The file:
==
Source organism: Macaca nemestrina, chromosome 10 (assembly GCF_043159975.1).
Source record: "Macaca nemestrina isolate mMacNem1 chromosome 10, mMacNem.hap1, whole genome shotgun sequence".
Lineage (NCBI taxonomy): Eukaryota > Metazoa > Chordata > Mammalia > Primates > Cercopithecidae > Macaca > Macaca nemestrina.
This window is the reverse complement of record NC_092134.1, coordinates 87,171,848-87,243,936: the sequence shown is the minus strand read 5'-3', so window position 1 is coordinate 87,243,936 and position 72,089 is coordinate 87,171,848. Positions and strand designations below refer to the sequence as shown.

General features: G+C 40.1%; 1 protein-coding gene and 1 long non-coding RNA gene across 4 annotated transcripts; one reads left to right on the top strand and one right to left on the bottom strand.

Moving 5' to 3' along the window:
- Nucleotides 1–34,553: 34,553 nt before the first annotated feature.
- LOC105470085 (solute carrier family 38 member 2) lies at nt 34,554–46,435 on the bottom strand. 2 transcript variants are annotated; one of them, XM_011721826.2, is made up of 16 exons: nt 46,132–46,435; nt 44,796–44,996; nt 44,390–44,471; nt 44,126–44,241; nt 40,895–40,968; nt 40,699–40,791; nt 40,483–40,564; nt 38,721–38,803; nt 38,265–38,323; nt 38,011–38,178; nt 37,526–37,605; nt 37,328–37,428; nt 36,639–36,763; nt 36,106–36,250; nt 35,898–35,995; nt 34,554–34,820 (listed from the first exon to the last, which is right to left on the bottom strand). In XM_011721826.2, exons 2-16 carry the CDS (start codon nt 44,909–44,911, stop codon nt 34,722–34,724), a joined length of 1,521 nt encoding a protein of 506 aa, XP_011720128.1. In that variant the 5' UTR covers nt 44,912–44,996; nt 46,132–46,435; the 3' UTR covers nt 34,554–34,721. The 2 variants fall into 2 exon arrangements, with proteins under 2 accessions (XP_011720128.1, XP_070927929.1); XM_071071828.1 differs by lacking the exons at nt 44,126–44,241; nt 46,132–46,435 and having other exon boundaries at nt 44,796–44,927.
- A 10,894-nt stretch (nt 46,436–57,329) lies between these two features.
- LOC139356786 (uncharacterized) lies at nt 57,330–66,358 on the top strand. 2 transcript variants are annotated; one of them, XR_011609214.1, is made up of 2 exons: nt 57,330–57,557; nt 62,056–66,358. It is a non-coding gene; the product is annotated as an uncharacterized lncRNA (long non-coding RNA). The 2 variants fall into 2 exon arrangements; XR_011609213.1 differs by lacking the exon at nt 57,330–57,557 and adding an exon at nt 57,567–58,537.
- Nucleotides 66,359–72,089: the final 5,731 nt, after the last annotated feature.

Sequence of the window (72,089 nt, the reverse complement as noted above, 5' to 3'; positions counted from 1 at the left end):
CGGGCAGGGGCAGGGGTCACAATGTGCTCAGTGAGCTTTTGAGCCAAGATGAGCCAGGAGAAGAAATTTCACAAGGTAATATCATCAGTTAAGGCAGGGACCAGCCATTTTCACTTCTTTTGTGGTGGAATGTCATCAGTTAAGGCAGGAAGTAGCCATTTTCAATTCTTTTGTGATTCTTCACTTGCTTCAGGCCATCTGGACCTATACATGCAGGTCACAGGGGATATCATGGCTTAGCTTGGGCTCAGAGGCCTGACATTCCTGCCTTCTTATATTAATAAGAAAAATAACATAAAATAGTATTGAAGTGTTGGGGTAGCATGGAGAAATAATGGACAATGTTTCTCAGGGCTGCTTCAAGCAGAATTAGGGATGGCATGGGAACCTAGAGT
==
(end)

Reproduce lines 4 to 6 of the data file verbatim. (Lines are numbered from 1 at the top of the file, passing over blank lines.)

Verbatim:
This window is the reverse complement of record NC_092134.1, coordinates 87,171,848-87,243,936: the sequence shown is the minus strand read 5'-3', so window position 1 is coordinate 87,243,936 and position 72,089 is coordinate 87,171,848. Positions and strand designations below refer to the sequence as shown.

General features: G+C 40.1%; 1 protein-coding gene and 1 long non-coding RNA gene across 4 annotated transcripts; one reads left to right on the top strand and one right to left on the bottom strand.

Moving 5' to 3' along the window: